I discovered my comfortable bubble was paid for by genocide.

“I can’t fucking believe we’re committing fucking genocide!” I roared in agony to friends.

“Mind your language!” they retorted.

Now I see how many lives depend on light breaking through all that darkness.

I’m ashamed I spent so much time in my own bubble. I’m ashamed I tried to hold that light in and keep it just for me and those the very, very nearest to me. More than that, I’m committed to standing outside my friends’ bubbles and encouraging them to burst those bubbles and share their light. To penetrate the darkness and illuminate the world for everyone.

Burst that bubble!

Share that light!

The light outside will be much dimmer than what you’re used to, at first …

… but to many who’ve never had any hope of ever affording their own protective neoliberal bubble, the light may well be blinding.

Please read my sister’s impassioned post
from earlier today.

It may hurt. It may be scary.

It may also well be part of your path to letting
your
light
shine.

If you’re willing to take the journey outside your bubble,
we’ll be overjoyed to walk that road with you,
growing all our strength in solidarity.

rache me mid-80s

Let it shine

Yesterday morning, my seven-year-old son heard my husband, Anthony, and I talking about election results.

“What happened?” asked Li’l D.

“Trump won the presidency,” we explained to him.

He looked stricken.

“Oh, sweetie,” I said. “I know you’ve heard a lot of terrible things at school. But, you know what? Lots of people you love voted for Trump.”

Anthony and I listed these people, and emphasized how much they love him and are committed to protecting him and keeping him safe.

image

See? Punisher! Wait, no ...

Many people are afraid right now.

Some of that fear is very reasonable, particularly for minorities. Some Trump supporters hold bigoted beliefs, and some portion of those feel enabled by Trump’s victory.

But some of that fear was carefully cultivated by the DNC, which very intentionally elevated Trump’s candidacy–and fear about his supporters–starting early 2015 to improve Clinton’s chances of victory.

On both sides, fear has been used to divide and conquer us.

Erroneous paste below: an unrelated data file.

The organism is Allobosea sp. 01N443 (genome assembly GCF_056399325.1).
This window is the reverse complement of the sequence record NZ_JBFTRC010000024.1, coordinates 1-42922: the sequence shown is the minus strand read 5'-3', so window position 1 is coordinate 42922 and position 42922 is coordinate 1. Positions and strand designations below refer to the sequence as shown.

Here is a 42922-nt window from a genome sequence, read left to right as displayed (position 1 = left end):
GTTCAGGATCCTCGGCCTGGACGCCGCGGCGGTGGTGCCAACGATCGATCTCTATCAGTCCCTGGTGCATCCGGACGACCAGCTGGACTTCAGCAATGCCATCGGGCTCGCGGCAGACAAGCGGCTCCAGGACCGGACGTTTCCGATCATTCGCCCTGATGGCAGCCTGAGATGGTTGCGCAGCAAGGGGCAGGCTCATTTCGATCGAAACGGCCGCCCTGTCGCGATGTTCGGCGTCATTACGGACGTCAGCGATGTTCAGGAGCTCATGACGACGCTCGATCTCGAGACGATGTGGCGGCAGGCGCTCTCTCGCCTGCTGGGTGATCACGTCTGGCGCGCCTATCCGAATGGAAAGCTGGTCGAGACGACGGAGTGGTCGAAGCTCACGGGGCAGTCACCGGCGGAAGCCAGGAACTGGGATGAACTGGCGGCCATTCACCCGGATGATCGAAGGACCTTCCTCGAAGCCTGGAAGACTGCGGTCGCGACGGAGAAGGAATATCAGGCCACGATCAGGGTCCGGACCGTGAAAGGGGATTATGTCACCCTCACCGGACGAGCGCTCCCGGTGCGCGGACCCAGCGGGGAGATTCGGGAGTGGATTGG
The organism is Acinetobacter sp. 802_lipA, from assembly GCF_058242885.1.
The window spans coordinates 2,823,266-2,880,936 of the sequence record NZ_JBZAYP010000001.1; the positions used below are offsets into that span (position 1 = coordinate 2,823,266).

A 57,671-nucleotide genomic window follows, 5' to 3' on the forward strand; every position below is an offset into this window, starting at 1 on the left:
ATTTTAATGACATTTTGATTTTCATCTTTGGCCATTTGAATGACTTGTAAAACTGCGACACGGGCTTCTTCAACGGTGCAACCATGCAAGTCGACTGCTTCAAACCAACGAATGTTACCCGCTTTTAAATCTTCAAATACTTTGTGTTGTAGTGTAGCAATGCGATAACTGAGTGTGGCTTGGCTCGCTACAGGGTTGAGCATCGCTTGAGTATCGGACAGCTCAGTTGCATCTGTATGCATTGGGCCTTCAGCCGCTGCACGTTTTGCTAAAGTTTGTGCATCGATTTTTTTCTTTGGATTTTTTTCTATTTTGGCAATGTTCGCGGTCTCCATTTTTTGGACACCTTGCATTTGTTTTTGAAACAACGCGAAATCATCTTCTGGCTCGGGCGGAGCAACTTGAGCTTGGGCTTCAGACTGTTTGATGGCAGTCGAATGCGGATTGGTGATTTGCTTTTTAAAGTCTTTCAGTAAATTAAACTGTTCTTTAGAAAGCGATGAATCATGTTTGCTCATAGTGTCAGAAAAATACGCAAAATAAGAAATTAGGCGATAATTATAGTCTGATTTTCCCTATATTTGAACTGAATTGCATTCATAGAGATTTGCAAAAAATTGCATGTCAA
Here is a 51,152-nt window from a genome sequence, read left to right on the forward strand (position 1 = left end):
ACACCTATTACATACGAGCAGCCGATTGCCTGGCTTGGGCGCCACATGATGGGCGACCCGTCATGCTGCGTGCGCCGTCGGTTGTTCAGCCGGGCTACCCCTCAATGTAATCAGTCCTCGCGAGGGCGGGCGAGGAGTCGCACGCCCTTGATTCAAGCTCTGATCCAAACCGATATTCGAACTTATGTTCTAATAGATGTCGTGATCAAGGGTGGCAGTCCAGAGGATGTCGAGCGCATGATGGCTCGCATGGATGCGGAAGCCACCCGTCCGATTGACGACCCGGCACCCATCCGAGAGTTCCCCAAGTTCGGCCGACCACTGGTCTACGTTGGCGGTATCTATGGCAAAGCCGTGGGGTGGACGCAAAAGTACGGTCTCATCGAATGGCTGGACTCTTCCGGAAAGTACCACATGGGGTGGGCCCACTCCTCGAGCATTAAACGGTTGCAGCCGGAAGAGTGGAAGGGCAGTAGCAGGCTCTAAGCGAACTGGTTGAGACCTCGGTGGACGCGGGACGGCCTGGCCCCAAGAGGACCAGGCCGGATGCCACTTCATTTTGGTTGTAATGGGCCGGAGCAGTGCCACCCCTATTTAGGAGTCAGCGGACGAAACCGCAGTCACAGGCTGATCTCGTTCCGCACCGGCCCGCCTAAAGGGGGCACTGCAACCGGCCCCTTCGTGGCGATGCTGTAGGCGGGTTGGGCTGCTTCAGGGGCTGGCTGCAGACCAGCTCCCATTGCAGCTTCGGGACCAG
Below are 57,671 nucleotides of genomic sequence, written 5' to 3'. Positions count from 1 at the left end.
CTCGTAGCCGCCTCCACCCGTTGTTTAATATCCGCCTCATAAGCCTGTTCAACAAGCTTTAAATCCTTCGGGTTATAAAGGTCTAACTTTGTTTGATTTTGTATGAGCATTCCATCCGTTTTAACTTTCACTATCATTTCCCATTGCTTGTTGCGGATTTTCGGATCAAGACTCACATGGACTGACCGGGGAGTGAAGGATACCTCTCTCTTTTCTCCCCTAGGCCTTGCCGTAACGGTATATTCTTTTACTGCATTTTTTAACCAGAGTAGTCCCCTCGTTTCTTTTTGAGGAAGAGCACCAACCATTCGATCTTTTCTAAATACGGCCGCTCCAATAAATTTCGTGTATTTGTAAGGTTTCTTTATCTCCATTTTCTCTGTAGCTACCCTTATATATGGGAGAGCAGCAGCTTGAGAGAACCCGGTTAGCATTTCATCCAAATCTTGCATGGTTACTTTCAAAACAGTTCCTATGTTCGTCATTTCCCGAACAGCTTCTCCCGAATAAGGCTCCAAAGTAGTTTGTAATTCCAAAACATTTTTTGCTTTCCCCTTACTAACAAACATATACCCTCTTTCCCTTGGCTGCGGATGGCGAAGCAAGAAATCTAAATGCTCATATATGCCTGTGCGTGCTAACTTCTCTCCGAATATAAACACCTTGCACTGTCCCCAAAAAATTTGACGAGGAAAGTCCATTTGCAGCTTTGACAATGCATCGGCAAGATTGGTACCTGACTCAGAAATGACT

I wrote this morning about why I would have voted for Trump were there only two choices. I hope you’ll read the post and consider the possibility that some of what you’ve learned has been wrong.

(I’ve spent the last six months doing this, and it’s been painful to understand how my ignorance has helped hurt people. You’ve seen some of that in anger that’s sometimes bled through here, less at anyone else and more at myself that it took me so very, very long to see.)

Please don’t categorize people as “self” and “other” right now. Resist the urge, as I must personally be vigilant about doing right now.

Please, please listen to each other, hear each other, stand up for each other–even if your voice or knees shake–and fight against the fear machine.

You are loved, you are loved, you are loved.

Take that love and let it shine, because that love translated to action is quite literally what it’ll take to save this world for our children.

Our lives mattered

My husband, Anthony, is a good man.

Anthony recently urged me to volunteer. He recognized that my heartbreak at the plight of refugees forced from their homes by American actions needed an outlet bigger than writing.

rocking-horses

My kids get home, food, water, relative security, and lots of toys. Refugee kids get temporary play on two little rocking horses.

I volunteered twice last week, and quickly understood that Anthony was right.

I told him I’ve wanted to delete this blog. “I wrote it when I was asleep!” I told him. “Now I’m no longer asleep and the whole blog just bugs me. What am I supposed to do with it?”

“Be patient,” he told me. “I think you’ll find you have things you want to say there. Different things than before. That’s okay.”

My birthday’s this weekend. Two particular pieces of news are all the birthday present I could possibly want.